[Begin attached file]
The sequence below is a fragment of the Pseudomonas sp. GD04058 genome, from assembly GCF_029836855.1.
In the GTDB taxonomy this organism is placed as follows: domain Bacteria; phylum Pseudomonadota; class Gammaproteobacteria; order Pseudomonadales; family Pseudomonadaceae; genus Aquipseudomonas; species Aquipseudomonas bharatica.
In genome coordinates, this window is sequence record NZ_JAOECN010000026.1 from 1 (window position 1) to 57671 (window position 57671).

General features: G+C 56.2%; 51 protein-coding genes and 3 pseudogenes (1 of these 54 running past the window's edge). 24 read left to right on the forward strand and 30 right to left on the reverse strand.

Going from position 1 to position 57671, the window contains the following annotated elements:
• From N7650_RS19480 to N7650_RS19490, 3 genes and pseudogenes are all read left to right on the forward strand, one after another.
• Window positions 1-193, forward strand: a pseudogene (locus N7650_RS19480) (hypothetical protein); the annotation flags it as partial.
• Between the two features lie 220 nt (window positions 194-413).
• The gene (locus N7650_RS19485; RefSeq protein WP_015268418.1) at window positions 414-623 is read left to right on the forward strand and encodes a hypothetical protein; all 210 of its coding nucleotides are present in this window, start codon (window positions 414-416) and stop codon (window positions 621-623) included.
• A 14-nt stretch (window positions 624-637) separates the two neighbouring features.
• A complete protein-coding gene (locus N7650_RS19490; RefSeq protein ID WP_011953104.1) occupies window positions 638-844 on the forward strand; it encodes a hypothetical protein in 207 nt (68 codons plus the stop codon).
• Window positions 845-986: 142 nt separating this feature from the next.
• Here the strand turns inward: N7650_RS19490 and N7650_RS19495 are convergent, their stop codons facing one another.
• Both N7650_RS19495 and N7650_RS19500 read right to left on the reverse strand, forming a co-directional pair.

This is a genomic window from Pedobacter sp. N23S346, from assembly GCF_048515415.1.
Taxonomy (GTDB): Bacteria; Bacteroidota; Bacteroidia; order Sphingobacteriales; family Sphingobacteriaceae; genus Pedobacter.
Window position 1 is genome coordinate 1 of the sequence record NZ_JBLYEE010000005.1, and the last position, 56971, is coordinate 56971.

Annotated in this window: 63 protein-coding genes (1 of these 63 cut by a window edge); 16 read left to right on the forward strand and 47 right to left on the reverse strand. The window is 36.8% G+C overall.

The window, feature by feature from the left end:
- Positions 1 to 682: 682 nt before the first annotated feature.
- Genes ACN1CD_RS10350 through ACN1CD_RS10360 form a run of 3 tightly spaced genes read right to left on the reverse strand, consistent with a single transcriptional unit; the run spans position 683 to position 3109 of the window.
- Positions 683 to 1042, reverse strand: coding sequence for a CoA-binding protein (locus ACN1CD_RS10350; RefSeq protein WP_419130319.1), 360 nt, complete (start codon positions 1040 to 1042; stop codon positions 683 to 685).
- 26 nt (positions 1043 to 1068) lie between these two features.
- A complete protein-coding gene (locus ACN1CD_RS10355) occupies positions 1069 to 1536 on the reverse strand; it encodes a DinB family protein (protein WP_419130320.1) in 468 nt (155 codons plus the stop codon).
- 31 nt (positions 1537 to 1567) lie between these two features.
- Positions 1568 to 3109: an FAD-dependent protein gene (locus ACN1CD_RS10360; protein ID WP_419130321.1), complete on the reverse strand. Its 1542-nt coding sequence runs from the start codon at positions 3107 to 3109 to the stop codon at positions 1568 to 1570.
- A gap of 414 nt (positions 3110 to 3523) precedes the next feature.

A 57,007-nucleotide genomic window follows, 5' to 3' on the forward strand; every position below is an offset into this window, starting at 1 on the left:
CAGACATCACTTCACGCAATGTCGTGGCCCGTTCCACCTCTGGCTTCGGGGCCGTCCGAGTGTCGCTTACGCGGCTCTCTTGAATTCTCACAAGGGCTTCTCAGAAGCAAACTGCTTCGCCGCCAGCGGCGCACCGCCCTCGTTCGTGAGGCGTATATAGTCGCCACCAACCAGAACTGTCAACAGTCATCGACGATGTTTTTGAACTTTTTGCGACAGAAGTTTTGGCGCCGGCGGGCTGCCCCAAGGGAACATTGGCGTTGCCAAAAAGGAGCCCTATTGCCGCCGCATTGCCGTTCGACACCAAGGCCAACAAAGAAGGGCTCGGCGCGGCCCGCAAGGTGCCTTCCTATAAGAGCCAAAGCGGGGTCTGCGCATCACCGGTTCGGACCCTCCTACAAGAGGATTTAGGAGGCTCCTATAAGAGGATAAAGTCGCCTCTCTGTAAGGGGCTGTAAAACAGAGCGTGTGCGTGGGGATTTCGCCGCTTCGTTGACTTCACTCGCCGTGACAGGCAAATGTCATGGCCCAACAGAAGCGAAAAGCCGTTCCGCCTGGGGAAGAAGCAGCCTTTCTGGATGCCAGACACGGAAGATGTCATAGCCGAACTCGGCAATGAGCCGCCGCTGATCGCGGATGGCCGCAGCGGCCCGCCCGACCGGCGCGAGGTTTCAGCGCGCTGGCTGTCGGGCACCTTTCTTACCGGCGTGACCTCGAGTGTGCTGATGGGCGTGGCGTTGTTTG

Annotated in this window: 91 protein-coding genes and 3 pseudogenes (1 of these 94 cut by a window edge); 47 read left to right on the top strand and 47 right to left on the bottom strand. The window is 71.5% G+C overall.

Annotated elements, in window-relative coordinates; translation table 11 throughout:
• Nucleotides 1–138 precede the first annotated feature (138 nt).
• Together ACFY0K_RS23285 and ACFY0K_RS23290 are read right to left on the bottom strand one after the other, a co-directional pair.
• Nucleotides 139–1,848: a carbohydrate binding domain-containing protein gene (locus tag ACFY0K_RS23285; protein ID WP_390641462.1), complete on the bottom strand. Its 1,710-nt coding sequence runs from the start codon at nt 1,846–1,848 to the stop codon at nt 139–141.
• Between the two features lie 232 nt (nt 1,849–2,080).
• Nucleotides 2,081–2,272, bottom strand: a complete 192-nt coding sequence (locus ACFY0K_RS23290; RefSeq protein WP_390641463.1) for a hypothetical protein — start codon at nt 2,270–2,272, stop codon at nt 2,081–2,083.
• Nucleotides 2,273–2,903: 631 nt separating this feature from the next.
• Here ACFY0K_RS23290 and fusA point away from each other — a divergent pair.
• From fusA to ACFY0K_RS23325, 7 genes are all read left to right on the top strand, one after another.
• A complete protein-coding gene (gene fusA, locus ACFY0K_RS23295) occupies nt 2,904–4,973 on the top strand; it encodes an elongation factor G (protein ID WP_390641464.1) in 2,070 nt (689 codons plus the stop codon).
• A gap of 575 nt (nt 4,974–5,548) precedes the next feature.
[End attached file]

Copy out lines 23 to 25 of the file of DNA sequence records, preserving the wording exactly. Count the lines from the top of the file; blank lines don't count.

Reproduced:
- 26 nt (positions 1043 to 1068) lie between these two features.
- A complete protein-coding gene (locus ACN1CD_RS10355) occupies positions 1069 to 1536 on the reverse strand; it encodes a DinB family protein (protein WP_419130320.1) in 468 nt (155 codons plus the stop codon).
- 31 nt (positions 1537 to 1567) lie between these two features.